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Cancer Causes Control. 2014 Nov;25(11):1439-48. doi: 10.1007/s10552-014-0446-7. Epub 2014 Aug 23.

Breast cancer risk after exposure to perfluorinated compounds in Danish women: a case-control study nested in the Danish National Birth Cohort.

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Department of Public Health, Centre for Arctic Health & Cellular and Molecular Toxicology, Aarhus University, Aarhus, Denmark,



Animal studies have indicated that perfluoroalkylated substances (PFAS) increase mammary fibroadenomas. A recent case-control study in Greenlandic Inuit women showed an association between the PFAS serum levels and breast cancer (BC) risk. The present study evaluates the association between serum levels of PFAS in pregnant Danish women and the risk of premenopausal BC during a follow-up period of 10-15 years using prospectively collected exposure data during the pregnancy.


Questionnaire and blood samples were taken during 1996-2002 and at the end of follow-up, all 250 BC cases and 233 frequency-matched controls were chosen for further analyses. Serum levels of ten perfluorocarboxylated acids, five perfluorosulfonated acids, and one sulfonamide (perflurooctane-sulfonamide, PFOSA) were determined by liquid chromatography-tandem mass spectrometry with electrospray ionization in negative mode. Computer-assisted telephone interviews taken during pregnancy provided data on potential confounders.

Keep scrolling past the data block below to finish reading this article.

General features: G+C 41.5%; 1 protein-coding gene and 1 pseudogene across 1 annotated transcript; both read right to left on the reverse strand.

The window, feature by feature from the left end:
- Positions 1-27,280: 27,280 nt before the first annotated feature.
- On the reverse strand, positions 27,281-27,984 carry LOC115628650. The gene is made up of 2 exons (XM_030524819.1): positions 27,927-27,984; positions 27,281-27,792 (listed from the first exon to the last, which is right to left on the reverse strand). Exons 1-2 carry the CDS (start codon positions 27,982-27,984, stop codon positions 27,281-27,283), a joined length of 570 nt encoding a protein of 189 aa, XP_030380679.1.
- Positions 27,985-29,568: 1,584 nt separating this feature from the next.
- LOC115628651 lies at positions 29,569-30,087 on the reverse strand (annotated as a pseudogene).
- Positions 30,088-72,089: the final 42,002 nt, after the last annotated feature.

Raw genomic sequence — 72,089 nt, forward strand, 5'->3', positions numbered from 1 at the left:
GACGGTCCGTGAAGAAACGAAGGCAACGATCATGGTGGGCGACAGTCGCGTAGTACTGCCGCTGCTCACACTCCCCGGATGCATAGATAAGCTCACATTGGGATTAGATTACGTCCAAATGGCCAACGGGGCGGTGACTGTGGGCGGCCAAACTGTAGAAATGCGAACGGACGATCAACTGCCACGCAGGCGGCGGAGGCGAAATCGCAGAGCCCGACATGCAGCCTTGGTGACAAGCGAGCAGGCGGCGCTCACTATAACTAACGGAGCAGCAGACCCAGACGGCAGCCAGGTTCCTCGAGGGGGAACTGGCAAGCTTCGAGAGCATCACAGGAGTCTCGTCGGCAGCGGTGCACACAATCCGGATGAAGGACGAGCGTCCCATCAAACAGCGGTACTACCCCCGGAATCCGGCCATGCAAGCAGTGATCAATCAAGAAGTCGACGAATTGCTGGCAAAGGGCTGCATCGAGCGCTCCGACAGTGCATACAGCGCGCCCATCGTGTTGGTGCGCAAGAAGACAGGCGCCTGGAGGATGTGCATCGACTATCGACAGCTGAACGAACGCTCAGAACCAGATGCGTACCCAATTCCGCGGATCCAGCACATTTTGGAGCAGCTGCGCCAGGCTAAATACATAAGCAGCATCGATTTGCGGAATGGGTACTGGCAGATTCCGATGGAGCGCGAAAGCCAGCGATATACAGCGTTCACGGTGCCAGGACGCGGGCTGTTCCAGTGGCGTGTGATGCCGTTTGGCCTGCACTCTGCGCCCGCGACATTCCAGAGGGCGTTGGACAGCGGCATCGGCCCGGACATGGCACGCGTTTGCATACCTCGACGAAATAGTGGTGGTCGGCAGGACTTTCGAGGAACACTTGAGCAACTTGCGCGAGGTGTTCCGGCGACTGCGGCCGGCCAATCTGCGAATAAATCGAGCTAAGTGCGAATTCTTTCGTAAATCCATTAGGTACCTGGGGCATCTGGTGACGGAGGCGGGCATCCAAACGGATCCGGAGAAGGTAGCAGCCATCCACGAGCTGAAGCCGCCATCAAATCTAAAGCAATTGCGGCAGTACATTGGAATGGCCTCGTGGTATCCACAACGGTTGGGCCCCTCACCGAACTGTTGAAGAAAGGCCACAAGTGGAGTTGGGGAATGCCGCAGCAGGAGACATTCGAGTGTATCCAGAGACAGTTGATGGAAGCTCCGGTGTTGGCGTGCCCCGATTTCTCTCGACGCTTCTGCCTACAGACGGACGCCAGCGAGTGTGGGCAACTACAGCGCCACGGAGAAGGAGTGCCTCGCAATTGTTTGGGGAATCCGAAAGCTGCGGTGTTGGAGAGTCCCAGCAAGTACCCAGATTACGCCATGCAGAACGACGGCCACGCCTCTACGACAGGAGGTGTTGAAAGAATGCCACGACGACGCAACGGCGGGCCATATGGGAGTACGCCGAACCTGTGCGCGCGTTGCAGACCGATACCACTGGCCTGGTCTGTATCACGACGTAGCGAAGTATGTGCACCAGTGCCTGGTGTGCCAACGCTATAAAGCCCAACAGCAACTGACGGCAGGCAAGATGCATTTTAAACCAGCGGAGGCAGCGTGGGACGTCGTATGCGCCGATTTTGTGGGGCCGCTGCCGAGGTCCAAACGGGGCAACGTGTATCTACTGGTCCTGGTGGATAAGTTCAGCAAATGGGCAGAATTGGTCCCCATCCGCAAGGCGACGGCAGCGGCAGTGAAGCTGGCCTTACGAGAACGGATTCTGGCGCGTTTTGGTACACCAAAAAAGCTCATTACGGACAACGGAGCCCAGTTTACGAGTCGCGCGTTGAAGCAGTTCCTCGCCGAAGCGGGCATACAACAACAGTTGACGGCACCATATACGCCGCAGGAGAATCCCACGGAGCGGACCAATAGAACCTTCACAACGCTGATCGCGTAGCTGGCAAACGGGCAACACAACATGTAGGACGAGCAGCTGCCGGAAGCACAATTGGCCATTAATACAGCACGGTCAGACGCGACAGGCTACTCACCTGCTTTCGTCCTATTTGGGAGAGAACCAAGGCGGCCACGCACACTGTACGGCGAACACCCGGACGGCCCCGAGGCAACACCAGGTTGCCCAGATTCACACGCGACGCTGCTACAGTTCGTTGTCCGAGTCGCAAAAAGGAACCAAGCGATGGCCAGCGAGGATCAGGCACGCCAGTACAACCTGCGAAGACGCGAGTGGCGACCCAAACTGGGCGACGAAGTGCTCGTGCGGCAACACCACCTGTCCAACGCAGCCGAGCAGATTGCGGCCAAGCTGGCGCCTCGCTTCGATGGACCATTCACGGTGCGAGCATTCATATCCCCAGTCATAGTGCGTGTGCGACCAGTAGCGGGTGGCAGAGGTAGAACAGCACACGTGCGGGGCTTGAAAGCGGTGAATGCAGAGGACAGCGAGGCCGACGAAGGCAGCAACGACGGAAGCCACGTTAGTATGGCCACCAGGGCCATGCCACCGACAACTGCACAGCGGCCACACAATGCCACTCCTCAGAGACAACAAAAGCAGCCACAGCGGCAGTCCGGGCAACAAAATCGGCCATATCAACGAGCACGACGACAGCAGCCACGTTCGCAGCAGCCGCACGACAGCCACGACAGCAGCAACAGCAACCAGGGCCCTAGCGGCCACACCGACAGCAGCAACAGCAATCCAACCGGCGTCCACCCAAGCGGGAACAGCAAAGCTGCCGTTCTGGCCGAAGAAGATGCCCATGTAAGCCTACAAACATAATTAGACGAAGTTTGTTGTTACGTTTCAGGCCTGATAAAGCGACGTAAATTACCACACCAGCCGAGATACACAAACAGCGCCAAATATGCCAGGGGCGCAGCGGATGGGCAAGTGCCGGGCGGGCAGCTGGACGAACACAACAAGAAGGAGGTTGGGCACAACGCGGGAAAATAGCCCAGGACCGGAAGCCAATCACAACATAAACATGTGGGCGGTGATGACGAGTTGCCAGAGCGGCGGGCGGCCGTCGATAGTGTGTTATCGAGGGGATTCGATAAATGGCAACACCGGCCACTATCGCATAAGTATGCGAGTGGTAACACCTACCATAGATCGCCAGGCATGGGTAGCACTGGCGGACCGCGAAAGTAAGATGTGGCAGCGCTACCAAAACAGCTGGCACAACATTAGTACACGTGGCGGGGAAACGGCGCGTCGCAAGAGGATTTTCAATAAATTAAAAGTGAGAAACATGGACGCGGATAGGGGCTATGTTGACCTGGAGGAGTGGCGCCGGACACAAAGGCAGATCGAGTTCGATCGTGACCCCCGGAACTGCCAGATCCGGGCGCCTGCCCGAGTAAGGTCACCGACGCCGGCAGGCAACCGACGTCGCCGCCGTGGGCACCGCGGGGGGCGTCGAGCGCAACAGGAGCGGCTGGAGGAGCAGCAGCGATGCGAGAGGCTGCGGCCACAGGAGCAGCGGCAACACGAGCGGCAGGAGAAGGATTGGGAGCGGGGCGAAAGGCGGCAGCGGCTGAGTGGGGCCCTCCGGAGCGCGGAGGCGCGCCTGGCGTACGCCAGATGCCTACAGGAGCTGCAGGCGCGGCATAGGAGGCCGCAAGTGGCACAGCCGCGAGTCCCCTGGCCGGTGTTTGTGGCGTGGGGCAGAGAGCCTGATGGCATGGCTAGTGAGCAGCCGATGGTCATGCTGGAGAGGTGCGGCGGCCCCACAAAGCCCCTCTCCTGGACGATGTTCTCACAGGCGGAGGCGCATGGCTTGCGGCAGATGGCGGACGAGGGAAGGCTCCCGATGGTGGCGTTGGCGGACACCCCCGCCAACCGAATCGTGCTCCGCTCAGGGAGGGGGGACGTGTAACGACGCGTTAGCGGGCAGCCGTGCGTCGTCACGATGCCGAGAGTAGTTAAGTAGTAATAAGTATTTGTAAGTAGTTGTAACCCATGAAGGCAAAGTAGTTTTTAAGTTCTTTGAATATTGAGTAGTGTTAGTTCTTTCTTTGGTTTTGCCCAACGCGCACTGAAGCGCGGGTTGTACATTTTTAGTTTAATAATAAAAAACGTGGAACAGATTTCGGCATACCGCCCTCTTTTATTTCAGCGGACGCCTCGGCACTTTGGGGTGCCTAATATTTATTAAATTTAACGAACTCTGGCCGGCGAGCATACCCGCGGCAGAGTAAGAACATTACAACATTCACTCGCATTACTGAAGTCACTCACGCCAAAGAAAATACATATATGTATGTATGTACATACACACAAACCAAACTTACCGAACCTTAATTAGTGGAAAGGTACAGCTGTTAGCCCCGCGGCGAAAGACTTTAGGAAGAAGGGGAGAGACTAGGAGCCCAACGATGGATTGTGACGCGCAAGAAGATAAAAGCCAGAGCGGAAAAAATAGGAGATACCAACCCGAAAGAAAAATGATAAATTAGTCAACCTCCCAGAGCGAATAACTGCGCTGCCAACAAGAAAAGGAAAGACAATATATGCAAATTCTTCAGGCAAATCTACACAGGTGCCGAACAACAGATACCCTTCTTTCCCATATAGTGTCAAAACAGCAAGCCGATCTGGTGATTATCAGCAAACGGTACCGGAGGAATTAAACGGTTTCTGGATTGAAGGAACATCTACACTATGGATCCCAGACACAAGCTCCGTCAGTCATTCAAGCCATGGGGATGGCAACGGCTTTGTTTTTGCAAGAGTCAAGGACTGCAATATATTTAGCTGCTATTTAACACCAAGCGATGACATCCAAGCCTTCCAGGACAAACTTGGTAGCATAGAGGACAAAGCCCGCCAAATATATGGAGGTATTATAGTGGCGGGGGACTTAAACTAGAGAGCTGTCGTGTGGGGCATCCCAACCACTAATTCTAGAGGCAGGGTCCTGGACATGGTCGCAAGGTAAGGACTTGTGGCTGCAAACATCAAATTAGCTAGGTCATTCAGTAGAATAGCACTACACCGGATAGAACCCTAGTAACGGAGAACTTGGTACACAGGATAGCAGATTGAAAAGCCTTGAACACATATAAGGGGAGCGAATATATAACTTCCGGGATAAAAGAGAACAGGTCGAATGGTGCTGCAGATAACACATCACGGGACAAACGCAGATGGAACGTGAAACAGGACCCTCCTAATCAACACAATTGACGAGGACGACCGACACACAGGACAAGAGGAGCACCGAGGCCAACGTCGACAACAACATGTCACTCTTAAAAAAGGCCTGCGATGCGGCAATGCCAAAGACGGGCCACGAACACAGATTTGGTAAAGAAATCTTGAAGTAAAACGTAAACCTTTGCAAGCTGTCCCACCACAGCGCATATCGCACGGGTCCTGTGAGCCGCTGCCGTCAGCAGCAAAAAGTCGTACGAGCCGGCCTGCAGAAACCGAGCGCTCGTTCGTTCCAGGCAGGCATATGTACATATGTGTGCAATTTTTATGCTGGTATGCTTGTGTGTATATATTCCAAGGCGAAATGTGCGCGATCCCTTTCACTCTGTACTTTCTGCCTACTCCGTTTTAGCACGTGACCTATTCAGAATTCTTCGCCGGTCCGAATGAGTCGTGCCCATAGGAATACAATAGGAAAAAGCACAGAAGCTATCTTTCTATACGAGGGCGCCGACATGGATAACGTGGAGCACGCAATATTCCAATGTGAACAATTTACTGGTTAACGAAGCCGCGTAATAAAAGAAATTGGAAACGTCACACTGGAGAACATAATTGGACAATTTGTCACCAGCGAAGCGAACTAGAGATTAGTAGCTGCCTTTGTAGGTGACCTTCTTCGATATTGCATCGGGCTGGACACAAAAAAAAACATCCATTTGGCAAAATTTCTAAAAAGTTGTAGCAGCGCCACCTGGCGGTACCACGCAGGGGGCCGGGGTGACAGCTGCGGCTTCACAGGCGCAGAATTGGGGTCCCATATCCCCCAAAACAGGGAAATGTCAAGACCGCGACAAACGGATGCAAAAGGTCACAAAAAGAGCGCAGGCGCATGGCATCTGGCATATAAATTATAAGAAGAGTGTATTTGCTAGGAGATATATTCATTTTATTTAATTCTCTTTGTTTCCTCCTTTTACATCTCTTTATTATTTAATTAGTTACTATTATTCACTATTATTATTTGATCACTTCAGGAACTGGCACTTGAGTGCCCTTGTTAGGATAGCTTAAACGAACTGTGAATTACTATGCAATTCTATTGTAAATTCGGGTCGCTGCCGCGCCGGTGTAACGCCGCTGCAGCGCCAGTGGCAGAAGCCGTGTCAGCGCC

Weak positive and negative insignificant associations were found between BC risk and levels of perfluorooctane sulfonamide (PFOSA) and perfluorohexanesulfonate (PFHxS), respectively. Grouped into quintile, the BC cases had a significant positive association with PFOSA at the highest quintiles and a negatively association for PFHxS. Sensitivity analyses excluding uncertain cases caused stronger data for PFOSA and weaker for PFHxS. No further significant associations were observed.


This study does not provide convincing evidence for a causal link between PFAS exposures and premenopausal BC risks 10-15 years later.

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